Unlike the previous examples, this procedure actually has a scientific basis: Infants’ skulls have soft spots where the bones haven’t yet fused together. Thus, there are various factors that can change a baby’s head shape, including passing through the birth canal and its sleeping position. Physicians typically recommend placing babies on their back to sleep for their safety, and alternating the direction of their head now and then to make the shape even. In some cases, they will also recommend a helmet for molding the infant’s head if it doesn’t even out on its own.

In China, some of the older generation believe that a flat back of the head is a sign of good fortune, or they may simply like this look. They will insist on the baby sleeping exclusively on its back, and may even pillow its head on a wooden board or a book to accelerate this. While modern parents may disagree on the aesthetics of a flattened head, there is no evidence that a flattened or uneven head affects the baby’s development or brain functions.

baby swaddled

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Tying up

In rural areas, it’s still common to see swaddling, known as “candle bundling (蜡烛包)” in Chinese, a form of tightly binding a baby in cloth with its arms tight against the body and legs straight, sometimes even tied up with rope. There are various depictions of this practice all over the world in written records and statues, including in the Bible, and it’s believed to have originated as a method to keep the baby warm, as well as safe and out-of-the-way while its caretakers are working.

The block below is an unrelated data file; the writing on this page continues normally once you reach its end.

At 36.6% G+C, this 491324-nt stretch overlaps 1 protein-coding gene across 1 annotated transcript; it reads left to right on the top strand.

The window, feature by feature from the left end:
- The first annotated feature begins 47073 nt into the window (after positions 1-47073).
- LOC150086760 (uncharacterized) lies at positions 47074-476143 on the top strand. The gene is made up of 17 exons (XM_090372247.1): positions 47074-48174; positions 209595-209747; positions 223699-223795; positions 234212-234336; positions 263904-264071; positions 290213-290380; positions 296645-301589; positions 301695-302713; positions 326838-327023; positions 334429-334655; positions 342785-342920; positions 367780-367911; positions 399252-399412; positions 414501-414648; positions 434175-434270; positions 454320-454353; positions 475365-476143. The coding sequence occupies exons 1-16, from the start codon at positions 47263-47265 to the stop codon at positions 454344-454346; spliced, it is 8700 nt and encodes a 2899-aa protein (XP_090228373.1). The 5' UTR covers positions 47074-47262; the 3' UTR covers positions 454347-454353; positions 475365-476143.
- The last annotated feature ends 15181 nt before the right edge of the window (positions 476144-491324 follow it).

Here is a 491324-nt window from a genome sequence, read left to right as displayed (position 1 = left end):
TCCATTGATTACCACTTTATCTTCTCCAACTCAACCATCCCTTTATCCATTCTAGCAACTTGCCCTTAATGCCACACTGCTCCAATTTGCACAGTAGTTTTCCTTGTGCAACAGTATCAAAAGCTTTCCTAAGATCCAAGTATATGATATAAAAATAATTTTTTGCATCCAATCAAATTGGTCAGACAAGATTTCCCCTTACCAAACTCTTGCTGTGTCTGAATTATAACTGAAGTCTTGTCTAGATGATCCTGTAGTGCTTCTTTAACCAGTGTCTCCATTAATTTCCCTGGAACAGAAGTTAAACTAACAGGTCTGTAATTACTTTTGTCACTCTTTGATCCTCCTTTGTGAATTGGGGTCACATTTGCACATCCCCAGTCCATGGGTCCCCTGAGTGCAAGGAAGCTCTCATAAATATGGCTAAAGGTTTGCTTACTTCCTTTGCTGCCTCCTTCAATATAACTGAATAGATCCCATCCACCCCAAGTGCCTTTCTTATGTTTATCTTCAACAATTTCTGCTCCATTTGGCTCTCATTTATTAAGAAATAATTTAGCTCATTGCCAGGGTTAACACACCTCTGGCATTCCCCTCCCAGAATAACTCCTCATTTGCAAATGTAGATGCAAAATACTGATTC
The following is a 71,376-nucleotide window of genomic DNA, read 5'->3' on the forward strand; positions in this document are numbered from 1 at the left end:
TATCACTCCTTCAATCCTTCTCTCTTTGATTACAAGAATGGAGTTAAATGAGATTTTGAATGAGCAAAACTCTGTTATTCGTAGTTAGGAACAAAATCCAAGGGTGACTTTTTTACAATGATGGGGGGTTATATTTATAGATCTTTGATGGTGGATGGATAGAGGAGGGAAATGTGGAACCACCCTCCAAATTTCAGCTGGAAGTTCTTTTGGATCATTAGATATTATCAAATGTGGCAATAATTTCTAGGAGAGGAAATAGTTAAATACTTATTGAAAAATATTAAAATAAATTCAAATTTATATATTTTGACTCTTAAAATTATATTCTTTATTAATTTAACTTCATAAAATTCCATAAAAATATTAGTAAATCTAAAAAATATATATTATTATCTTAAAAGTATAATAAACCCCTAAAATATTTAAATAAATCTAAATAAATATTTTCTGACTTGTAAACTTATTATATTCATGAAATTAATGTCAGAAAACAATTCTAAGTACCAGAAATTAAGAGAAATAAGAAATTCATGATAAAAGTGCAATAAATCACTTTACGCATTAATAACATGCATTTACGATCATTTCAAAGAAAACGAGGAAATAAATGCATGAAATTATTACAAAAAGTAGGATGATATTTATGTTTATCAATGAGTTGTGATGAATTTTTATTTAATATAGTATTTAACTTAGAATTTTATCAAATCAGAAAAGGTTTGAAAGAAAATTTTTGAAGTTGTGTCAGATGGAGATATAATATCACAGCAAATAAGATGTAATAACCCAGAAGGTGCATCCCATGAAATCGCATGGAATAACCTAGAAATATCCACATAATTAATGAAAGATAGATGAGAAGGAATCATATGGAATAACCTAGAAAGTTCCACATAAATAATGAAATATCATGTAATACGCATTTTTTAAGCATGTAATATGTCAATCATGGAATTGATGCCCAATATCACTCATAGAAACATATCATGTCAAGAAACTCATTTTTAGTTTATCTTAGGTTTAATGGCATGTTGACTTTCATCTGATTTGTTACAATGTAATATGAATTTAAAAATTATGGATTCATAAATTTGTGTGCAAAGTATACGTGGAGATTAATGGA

In China, swaddling is often practiced as a way of making the legs grow straight rather than O-shaped; there’s also a version that ties up the legs only. The belief is not unique to the country, as Soranus of Ephesus, an ancient Greek doctor, recommended the practice to help babies “grow straight,” and the advice was echoed by English midwife Jane Sharp in the 17th century. However, the practice could lead to overheating or increasing the baby’s risk of hip displacement, while there’s no evidence that it affects leg shape at all.

Korean traditional hair washing

(VCG)

Blackening with sesame

One of the core ideas in folk Chinese medicine is “eating whatever you lack (缺啥补啥)”: therefore, people may eat animal liver to improve their liver function, animal brain (or brain-shaped foods like walnuts) to improve their cognition, and so on. So what could be more natural than washing black hair with black sesame to keep its nice inky color? While there’s no evidence that this works, black sesame is quite rich in oils and minerals. It will probably do no harm if you’re in the market for alternative hair-care products, and there are shampoos on supermarket shelves in China which list black sesame as one of the ingredients.

washing face with water

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Dousing with cold water

Pale skin has been a beauty standard in China for thousands of years, and there are many sun-blocking and skin-whitening products on the market today. Those unable to afford or unwilling to try them may use the simpler method of washing their face with cold water, which makes the blood vessels constrict and gives the appearance of paler skin—but this only works for a short time. There is also a version calling for washing the face with white vinegar to remove dead skin cells and bacteria, though this could increase the risk of breakouts (and also sounds painful).

Like some others on the list, this folk remedy is not unique to China: Diane de Poitiers, mistress of King Henri II of France in the 16th century, also famously washed her face with well water even on the coldest mornings to maintain her bewitching appearance.

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Hatty Liu is the managing editor of The World of Chinese.